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College & Career

Arizona school kept blacklist of former employees

| Thursday, Jan. 25, 2018, 2:09 p.m.
This July 20, 2016 photo shows trails leading hikers into the Tucson Mountains and Sonoran Desert at Sanctuary Cove in Marana, Ariz. Sanctuary Cove offers hiking, scenery, a labyrinth and an overnight cottage.
Mark Mittelstadt via AP
This July 20, 2016 photo shows trails leading hikers into the Tucson Mountains and Sonoran Desert at Sanctuary Cove in Marana, Ariz. Sanctuary Cove offers hiking, scenery, a labyrinth and an overnight cottage.

Sometimes rumors have roots in reality.

For years, rumors persisted that the Tucson Unified School District — one of Arizona's largest public schools with an enrollment of 47,600 — kept a blacklist of former employees never to be reconsidered for employment.

But it wasn't until a new superintendent and new school board majority took over and a newspaper reporter sat through a three-hour school board meeting this month that the rumor was confirmed .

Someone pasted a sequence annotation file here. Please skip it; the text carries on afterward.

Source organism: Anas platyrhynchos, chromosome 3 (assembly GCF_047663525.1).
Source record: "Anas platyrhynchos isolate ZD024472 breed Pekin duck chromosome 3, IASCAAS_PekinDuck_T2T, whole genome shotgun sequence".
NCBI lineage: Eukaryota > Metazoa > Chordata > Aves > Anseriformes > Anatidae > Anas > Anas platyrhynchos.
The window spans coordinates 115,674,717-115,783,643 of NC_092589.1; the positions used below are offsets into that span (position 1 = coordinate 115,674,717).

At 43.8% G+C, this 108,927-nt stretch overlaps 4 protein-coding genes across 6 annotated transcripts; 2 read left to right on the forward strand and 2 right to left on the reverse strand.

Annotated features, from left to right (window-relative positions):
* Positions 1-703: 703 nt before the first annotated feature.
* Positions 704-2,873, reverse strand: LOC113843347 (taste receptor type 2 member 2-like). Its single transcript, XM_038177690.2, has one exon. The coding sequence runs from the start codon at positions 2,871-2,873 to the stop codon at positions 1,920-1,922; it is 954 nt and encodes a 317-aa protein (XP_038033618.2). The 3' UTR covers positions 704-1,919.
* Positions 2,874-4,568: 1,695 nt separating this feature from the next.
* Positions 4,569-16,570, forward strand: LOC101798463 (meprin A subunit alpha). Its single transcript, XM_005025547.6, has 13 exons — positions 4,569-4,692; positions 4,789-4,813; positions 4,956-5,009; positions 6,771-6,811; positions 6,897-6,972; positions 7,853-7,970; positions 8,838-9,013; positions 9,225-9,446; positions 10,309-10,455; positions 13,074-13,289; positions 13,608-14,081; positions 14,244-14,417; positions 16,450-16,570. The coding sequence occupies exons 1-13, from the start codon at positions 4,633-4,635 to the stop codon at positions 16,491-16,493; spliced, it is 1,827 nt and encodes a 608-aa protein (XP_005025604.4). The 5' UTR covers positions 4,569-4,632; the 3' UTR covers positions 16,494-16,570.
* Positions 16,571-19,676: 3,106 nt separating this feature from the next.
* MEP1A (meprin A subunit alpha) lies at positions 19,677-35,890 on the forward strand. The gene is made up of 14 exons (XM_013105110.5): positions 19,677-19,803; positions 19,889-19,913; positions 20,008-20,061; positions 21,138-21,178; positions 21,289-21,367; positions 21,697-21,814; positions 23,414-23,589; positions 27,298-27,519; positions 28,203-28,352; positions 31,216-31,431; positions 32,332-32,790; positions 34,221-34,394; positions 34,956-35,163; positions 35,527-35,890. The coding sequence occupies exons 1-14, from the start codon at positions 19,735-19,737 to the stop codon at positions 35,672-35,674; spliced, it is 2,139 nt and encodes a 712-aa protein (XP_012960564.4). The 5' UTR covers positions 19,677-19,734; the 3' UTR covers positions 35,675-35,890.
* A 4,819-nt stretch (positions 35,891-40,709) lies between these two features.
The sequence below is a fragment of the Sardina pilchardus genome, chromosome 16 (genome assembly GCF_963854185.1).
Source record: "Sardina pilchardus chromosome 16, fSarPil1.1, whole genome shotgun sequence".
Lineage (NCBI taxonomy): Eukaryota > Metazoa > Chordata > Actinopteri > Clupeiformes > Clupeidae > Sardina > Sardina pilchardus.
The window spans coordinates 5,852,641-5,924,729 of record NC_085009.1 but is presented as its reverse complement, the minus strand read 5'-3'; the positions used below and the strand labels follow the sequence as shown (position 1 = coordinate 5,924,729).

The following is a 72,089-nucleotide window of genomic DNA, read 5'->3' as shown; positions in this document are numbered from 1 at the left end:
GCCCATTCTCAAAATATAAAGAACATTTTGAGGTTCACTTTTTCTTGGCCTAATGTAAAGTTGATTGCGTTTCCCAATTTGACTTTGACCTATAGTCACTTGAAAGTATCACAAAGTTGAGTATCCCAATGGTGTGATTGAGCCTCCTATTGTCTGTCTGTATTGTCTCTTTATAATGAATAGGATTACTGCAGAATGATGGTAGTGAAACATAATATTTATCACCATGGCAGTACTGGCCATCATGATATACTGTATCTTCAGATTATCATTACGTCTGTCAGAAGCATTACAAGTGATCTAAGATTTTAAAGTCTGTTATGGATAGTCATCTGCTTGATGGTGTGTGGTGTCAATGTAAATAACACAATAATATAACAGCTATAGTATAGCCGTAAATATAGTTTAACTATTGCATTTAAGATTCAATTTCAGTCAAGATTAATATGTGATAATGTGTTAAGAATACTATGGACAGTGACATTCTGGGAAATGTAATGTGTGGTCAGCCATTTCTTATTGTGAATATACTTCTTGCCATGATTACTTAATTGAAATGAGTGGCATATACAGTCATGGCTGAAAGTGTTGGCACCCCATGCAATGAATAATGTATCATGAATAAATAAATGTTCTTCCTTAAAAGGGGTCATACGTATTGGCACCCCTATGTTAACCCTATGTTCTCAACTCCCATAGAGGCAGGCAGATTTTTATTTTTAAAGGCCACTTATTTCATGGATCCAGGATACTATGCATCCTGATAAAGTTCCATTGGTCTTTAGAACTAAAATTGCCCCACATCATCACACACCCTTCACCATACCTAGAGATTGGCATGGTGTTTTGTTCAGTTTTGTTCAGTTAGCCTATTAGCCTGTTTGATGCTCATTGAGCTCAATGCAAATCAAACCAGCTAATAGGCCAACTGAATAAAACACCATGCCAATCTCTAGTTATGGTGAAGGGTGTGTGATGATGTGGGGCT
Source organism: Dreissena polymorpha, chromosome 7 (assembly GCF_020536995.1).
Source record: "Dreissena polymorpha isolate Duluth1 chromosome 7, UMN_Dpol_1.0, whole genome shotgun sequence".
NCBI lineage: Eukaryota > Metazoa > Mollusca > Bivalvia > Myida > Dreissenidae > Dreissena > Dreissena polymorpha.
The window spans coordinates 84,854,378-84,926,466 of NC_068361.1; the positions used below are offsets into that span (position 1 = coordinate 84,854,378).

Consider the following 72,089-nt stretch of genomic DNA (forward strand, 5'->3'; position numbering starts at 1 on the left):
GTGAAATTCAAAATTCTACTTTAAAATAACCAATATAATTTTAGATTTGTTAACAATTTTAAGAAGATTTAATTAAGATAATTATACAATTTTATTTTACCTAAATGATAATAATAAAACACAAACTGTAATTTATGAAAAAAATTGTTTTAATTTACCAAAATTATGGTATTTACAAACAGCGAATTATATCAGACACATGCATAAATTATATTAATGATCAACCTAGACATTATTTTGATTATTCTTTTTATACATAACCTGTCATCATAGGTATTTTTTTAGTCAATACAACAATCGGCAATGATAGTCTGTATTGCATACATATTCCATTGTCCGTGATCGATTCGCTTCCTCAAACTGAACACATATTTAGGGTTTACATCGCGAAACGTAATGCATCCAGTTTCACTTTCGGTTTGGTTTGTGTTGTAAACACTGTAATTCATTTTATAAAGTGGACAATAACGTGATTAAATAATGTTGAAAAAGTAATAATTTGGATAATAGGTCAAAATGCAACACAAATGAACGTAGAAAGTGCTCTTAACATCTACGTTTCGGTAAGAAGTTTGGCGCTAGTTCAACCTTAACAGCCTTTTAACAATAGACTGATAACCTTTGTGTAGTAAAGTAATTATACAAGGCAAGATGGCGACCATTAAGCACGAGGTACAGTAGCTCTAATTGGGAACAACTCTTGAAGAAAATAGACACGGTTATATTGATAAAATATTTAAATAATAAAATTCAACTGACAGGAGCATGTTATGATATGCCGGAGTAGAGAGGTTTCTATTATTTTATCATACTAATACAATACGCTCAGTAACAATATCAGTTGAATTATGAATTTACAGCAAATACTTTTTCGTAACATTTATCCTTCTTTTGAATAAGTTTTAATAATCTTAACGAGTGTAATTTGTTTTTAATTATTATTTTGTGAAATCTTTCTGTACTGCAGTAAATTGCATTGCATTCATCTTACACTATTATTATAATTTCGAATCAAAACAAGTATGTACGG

In a state that has struggled with a teacher shortage and a district that had long denied keeping such a list, the reality was stunning.

Reporter Hank Stephenson of the Arizona Daily Star , who stayed until the bitter end of the lengthy meeting, was able to confirm the list was part and parcel of the district's human relations office when the topic of “Employee Eligibility for Re-hire” came up. Tucson taxpayers had been subsidizing a practice that was explicitly prohibited under Arizona law.

Stephenson eventually confirmed that about 900 of some 1,400 former employees were who blacklisted over two decades made the “do not hire” roster “because of personality clashes with supervisors, poor evaluation scores and using all of their vacation time — offenses that aren't grounds for firing, let alone blacklisting.”

The practice has been eliminated.

Debra Erdley is a Tribune-Review staff writer. Reach her at 412-320-7996 or derdley@tribweb.com or via Twitter @deberdley_trib.

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